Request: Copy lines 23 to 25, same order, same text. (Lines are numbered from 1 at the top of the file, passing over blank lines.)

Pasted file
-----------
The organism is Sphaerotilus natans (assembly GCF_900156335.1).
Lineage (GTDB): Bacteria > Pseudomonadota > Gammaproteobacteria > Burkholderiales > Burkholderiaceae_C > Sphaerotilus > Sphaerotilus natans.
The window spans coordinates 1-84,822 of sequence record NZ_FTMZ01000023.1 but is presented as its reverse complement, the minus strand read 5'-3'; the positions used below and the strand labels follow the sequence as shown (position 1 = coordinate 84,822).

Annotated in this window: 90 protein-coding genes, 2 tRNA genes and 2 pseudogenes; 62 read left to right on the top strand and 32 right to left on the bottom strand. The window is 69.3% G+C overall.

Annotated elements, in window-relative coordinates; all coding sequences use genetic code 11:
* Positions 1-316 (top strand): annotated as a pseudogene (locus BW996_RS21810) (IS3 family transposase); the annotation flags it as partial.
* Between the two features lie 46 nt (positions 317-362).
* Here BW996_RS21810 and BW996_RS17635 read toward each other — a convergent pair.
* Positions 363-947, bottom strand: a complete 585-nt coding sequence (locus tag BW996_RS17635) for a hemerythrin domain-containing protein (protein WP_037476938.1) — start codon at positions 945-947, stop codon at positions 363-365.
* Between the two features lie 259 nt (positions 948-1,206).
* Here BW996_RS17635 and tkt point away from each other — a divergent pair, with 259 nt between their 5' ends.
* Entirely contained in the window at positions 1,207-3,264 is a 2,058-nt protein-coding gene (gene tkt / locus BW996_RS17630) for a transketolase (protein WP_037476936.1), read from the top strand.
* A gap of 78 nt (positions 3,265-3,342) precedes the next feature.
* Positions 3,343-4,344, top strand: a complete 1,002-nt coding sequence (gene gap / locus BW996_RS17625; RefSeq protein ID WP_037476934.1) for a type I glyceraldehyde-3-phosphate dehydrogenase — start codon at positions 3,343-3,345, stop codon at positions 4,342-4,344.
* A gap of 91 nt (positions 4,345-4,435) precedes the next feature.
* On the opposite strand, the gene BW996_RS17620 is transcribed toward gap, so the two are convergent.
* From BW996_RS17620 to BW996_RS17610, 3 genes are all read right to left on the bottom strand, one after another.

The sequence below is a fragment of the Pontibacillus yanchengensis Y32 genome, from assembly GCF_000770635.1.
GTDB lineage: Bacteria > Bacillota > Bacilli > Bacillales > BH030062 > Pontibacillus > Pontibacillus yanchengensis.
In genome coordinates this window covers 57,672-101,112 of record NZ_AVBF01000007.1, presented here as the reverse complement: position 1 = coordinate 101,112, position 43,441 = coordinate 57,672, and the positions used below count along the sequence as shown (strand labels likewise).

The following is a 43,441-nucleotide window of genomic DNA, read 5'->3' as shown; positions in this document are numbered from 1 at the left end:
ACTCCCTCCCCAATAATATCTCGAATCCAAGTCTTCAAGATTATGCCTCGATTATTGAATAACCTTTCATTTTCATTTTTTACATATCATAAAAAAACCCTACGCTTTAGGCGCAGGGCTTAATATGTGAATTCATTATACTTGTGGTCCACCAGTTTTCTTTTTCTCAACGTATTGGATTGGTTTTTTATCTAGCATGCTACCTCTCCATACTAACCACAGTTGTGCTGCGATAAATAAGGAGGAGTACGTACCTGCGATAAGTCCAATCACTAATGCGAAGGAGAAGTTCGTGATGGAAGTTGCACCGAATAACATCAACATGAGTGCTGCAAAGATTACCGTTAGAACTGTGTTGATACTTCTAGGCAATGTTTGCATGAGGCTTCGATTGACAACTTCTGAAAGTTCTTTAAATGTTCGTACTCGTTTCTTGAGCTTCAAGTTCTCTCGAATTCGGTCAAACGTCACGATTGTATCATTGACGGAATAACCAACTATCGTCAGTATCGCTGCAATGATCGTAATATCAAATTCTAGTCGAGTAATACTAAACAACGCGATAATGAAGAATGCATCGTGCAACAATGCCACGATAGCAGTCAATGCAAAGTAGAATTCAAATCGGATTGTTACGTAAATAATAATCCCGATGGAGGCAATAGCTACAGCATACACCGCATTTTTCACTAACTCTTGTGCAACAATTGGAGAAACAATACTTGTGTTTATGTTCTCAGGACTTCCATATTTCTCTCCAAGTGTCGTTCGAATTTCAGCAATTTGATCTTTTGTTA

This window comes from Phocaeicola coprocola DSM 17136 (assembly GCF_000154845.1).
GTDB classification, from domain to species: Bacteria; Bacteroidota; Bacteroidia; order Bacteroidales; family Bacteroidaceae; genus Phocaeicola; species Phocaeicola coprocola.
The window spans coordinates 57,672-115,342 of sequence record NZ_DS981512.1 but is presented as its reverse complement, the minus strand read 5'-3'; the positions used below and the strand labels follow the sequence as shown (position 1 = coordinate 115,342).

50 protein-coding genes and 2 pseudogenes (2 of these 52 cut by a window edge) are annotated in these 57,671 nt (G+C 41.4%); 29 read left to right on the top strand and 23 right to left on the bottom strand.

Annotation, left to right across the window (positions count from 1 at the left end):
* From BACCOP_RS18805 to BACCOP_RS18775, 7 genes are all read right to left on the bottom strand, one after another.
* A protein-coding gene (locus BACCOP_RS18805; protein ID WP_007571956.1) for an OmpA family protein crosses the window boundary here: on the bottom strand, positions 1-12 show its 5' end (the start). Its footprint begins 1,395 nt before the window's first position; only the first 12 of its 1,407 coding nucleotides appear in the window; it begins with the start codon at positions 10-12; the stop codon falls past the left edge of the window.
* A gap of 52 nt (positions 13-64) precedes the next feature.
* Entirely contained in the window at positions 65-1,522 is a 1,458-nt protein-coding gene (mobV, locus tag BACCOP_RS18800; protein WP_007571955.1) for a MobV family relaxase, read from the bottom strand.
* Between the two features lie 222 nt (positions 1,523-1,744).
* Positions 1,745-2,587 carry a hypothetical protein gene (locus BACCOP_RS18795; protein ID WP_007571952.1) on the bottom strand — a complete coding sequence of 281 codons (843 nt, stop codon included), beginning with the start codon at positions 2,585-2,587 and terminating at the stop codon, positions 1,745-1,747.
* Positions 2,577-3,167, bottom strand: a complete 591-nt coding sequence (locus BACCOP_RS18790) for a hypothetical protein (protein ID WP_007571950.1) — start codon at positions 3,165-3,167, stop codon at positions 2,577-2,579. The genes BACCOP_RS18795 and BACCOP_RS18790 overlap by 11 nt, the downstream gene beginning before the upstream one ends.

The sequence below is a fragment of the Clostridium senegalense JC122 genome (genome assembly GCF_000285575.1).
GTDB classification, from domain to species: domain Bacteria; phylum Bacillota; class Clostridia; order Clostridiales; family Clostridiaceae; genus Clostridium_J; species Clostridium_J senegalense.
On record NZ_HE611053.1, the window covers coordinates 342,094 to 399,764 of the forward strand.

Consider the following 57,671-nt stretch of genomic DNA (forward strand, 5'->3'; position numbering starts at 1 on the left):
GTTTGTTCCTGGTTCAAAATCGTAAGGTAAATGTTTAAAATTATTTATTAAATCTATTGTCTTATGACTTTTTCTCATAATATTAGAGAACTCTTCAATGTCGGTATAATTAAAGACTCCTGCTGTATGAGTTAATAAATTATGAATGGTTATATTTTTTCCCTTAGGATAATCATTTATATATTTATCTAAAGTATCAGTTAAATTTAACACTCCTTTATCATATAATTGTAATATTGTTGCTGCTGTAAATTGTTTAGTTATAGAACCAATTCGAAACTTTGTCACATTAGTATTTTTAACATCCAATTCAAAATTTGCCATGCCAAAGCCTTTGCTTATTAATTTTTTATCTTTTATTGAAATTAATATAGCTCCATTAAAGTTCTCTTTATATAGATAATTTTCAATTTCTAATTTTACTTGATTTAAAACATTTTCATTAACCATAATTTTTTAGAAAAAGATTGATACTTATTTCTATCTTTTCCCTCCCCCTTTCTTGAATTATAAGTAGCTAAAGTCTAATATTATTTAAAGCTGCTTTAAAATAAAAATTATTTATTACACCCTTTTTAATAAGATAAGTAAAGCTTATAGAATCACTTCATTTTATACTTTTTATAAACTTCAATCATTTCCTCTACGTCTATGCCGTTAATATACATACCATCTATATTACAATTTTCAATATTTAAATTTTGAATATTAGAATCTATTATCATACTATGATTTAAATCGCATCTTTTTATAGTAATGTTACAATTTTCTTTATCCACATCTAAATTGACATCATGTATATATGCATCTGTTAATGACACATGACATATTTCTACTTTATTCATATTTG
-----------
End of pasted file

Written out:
This window comes from Phocaeicola coprocola DSM 17136 (assembly GCF_000154845.1).
GTDB classification, from domain to species: Bacteria; Bacteroidota; Bacteroidia; order Bacteroidales; family Bacteroidaceae; genus Phocaeicola; species Phocaeicola coprocola.
The window spans coordinates 57,672-115,342 of sequence record NZ_DS981512.1 but is presented as its reverse complement, the minus strand read 5'-3'; the positions used below and the strand labels follow the sequence as shown (position 1 = coordinate 115,342).